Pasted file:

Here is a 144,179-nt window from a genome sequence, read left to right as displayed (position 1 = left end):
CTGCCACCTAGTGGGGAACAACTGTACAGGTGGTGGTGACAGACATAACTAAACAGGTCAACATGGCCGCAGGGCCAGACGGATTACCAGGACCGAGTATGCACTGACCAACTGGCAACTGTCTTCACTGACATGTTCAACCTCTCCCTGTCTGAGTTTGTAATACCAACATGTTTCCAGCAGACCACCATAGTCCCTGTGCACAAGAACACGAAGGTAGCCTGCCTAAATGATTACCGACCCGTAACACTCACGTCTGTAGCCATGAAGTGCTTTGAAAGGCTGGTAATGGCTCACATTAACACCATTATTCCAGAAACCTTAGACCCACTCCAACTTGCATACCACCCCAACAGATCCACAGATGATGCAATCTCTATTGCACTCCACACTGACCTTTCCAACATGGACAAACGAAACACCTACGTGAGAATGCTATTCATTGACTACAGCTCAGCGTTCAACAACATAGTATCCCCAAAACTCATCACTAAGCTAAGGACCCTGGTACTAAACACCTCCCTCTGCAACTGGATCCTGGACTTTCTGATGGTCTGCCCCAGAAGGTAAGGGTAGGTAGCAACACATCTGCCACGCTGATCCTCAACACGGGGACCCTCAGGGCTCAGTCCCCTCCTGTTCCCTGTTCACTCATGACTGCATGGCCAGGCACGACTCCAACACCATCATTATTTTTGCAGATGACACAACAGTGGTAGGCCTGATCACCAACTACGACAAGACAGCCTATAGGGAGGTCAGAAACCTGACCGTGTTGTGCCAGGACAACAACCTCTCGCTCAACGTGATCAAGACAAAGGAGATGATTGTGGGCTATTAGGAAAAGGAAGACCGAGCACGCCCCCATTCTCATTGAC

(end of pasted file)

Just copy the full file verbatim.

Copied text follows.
Here is a 144,179-nt window from a genome sequence, read left to right as displayed (position 1 = left end):
CTGCCACCTAGTGGGGAACAACTGTACAGGTGGTGGTGACAGACATAACTAAACAGGTCAACATGGCCGCAGGGCCAGACGGATTACCAGGACCGAGTATGCACTGACCAACTGGCAACTGTCTTCACTGACATGTTCAACCTCTCCCTGTCTGAGTTTGTAATACCAACATGTTTCCAGCAGACCACCATAGTCCCTGTGCACAAGAACACGAAGGTAGCCTGCCTAAATGATTACCGACCCGTAACACTCACGTCTGTAGCCATGAAGTGCTTTGAAAGGCTGGTAATGGCTCACATTAACACCATTATTCCAGAAACCTTAGACCCACTCCAACTTGCATACCACCCCAACAGATCCACAGATGATGCAATCTCTATTGCACTCCACACTGACCTTTCCAACATGGACAAACGAAACACCTACGTGAGAATGCTATTCATTGACTACAGCTCAGCGTTCAACAACATAGTATCCCCAAAACTCATCACTAAGCTAAGGACCCTGGTACTAAACACCTCCCTCTGCAACTGGATCCTGGACTTTCTGATGGTCTGCCCCAGAAGGTAAGGGTAGGTAGCAACACATCTGCCACGCTGATCCTCAACACGGGGACCCTCAGGGCTCAGTCCCCTCCTGTTCCCTGTTCACTCATGACTGCATGGCCAGGCACGACTCCAACACCATCATTATTTTTGCAGATGACACAACAGTGGTAGGCCTGATCACCAACTACGACAAGACAGCCTATAGGGAGGTCAGAAACCTGACCGTGTTGTGCCAGGACAACAACCTCTCGCTCAACGTGATCAAGACAAAGGAGATGATTGTGGGCTATTAGGAAAAGGAAGACCGAGCACGCCCCCATTCTCATTGAC